Regulators in the Philippines
Regulatory Environment — Philippines
Balance sheet reporting
Quarterly balance sheet statistics reporting
Capital adequacy reporting
Securities transactions reporting
Foreign exchange reporting
Firms are faced with investing time, effort and resource to:
So how can we help you?
Wolters Kluwer Financial Services provides regulatory reporting solutions throughout the world for banks, insurance companies, and other financial institutions. By leveraging a global data model (DataFoundation), a standardised integral development environment, fully integrated calculation capabilities and a global runtime engine for reporting, we can provide local reporting efficiently consistently for any jurisdiction.
The main benefits of the our regulatory reporting solution include:
As leaders in the field of risk and regulatory solutions Wolters Kluwer Financial Services understands your business needs. Our heritage in and in-depth knowledge of the financial market enables the development of our solutions to be so flexible that they meet the needs of ALL firms whatever the size or complexity.
Wolters Kluwer Financial Services provides full coverage to all banks legally bound to report to the Bangko Sentral ng Pilipinas.
Asset & Liability Management (ALM)
ALM is being embraced as more than just a tool to monitor and manage interest rate risk in the banking book. It is a process for managing balance sheets against other risks that affect earnings and portfolio valuations of banks, shifts in customer behavior, future balance sheet growth, and impact of business strategies (pricing, hedging, growth, and planning).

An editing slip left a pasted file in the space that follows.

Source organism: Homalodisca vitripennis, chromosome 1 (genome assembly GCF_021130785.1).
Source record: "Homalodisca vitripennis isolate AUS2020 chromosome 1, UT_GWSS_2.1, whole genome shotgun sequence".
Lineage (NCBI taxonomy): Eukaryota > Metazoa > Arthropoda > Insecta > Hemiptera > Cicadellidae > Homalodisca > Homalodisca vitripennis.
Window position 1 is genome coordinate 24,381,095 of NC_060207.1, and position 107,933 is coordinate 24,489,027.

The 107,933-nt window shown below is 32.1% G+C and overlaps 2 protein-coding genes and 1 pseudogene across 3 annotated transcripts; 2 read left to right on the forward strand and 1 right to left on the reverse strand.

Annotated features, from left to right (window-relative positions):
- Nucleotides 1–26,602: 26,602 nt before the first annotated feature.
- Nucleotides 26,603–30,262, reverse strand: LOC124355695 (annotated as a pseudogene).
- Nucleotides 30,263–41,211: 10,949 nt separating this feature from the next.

In light of the financial crisis, firms of all shapes and sizes are re-evaluating their ALM model. In order to earn an adequate return, the need to assess and mitigate the adverse value and income impact of changes in the market has become even more vital.
So how do different types of financial institutions manage their ALM requirements today?
Large, tier one firms typically develop their ALM systems in-house, a luxury few smaller firms can’t afford. These systems typically include sophisticated and finely tuned functionality for value exposure, value-at-risk, dynamic simulation, earnings-at-risk, and treasury view.
In the past, smaller firms have found solutions for meeting ALM requirements to be over-complicated, difficult to integrate with incumbent systems, resource-dependent and cost-prohibitive. For these reasons they have resorted to using alternative methods such as spreadsheets or independent consultants, neither of which is ideal.
Until now the sheer cost of developing and supporting an in-house ALM system has been restrictive to smaller firms but the need to have accurate visibility into the future position of the firm is critical.
Our heritage and in-depth knowledge of the market have enabled the configuration of our solution to be so flexible that it meets the needs of ALL firms; from those with highly complex derivatives to those with a vanilla approach.
Our ALM solution provides a comprehensive range of capabilities covering the following areas:
And for the smaller firm
Our rich ALM solution offers functionality that delivers immediate return on investment by taking a ‘compact’ approach with risk management features that absorb complexity. Along with evaluating a mismatch between assets and liabilities, our ALM solution also manages risks arising due to liquidity and interest rate in banking books.